A Look Inside Final Draft’s New iPhone App

by Emily J

Last week, Final Draft finally¬†released a new app for iphones and ipads. It has been a long time coming, considering their reader app has been available for several years and Celtx has also had a cellphone application for some time now. Let’s take a look at the ins and outs of this new app.


If there’s one downside to Final Draft Writer, it is this initial set up. Final Draft does not have a cloud system, so in order to open files in the app, you will have to create/have a¬†Dropbox account.

The Final Draft Writer app is hooked up to Dropbox, so you don’t need to have the Dropbox app on your phone. You should sync all your scripts on your computer to your Dropbox in order to get the most out of this app. Any files you create directly in the Writer app will be saved to Dropbox. (There is a step-by-step guide in the app to walk you through this.)


If you are a regular user of Final Draft on your computer, it will not be hard to get up and moving on this application. Once your file is open, you have the ability to make notes, switch views and styles, make character highlights, etc. You can even click on the scene heading at the bottom and pull up a scene-by-scene navigation.


It is a little overwhelming using the app on an iPhone, simply because you will always use half of your screen as a keyboard. On an iPad, however, it is great for on the go writing. I definitely recommend this app for the iPad. For the iPhone, I would primarily use it for small rewrites and touch ups and less for creation from a blank page.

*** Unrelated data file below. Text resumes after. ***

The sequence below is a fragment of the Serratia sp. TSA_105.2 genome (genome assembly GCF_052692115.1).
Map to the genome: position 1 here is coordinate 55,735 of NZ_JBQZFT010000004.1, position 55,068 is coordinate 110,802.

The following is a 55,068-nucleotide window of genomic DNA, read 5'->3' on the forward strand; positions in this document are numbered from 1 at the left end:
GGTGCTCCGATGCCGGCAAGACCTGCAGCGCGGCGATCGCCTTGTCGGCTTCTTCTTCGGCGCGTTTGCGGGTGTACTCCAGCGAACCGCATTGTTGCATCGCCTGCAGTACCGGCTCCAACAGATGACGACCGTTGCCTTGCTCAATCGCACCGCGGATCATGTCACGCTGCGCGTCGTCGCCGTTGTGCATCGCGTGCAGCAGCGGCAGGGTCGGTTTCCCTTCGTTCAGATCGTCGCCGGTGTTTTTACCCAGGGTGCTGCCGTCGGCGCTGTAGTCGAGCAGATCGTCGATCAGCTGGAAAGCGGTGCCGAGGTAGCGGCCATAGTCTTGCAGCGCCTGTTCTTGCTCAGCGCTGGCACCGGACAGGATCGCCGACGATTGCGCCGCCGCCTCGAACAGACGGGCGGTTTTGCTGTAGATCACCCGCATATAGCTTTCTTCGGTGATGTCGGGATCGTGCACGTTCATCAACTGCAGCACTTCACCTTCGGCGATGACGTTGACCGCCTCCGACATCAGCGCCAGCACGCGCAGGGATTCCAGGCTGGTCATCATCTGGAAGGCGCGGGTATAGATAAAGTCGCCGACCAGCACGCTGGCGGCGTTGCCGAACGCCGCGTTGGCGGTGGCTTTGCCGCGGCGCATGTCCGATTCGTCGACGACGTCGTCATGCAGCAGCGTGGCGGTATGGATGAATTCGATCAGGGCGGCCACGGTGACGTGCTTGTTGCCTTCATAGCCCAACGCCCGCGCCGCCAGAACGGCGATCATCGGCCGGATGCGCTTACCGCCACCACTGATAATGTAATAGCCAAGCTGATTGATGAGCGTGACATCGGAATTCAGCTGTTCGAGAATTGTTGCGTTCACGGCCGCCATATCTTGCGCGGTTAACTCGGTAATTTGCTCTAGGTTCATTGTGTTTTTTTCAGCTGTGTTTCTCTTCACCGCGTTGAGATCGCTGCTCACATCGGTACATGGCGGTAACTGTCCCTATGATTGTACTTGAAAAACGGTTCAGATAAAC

Here’s a list of the current Final Draft Writer features from Final Draft:


  • Write using all the familiar Final Draft features such as scene navigation, ScriptNotesTM¬†and SmartTypeTM.
  • With professionally formatted TV, film and stageplay templates, writers can easily get¬†started on a brand new script right in the app.
  • Access and update existing scripts anytime by syncing with your Dropbox directly from¬†the app.
  • Access familiar Final Draft tools without losing your place in the script.
  • Access all needed iPhone Menu Tools while still viewing the script file.
  • Bluetooth keyboard support.


  • Character Highlighting adds color to your dialogue to make table reads a breeze.
  • Customize the type, color and name of your Scriptnotes.
  • Not only can you quickly switch from one revision set to another, you can also export a¬†PDF with colored revised production pages.
  • Production features like Scene Numbering, Omit Scenes, Colored and Locked Pages are¬†included.


  • Export key information with Cast Reports, Scene Reports, Location Reports, and more.
  • Easily search the entire script for characters, locations or other script elements to¬†quickly make changes.
  • The app remembers where you left off so you can return to the same place quickly and¬†add those final edits.
  • Free tech support and the ability to send feedback directly through the app right to Final¬†Draft.


Something that has come up in the reviews of the app via iTunes (but not for me personally) is tech support. Final Draft Writer was developed before the release of the iPhone 6+, so it doesn’t take advantage of the features that are only available on that phone. The developers at Final Draft tells us that they are planning to change this down the line.¬†In my use of the app, I did not come across any of the technical glitches that a¬†minority of people reviewing have brought up.

At $14.99, this is a more expensive app than most, but if you are writing on the go, especially rewriting on the go, I think this application is absolutely worth it. Writers have to be out and about, they have to be networking, taking meetings, and finding new experiences to put into their writing. But writers also have to have scripts, and any minute you can cram into getting your script ready is worth it.

So get the app, and get to work.

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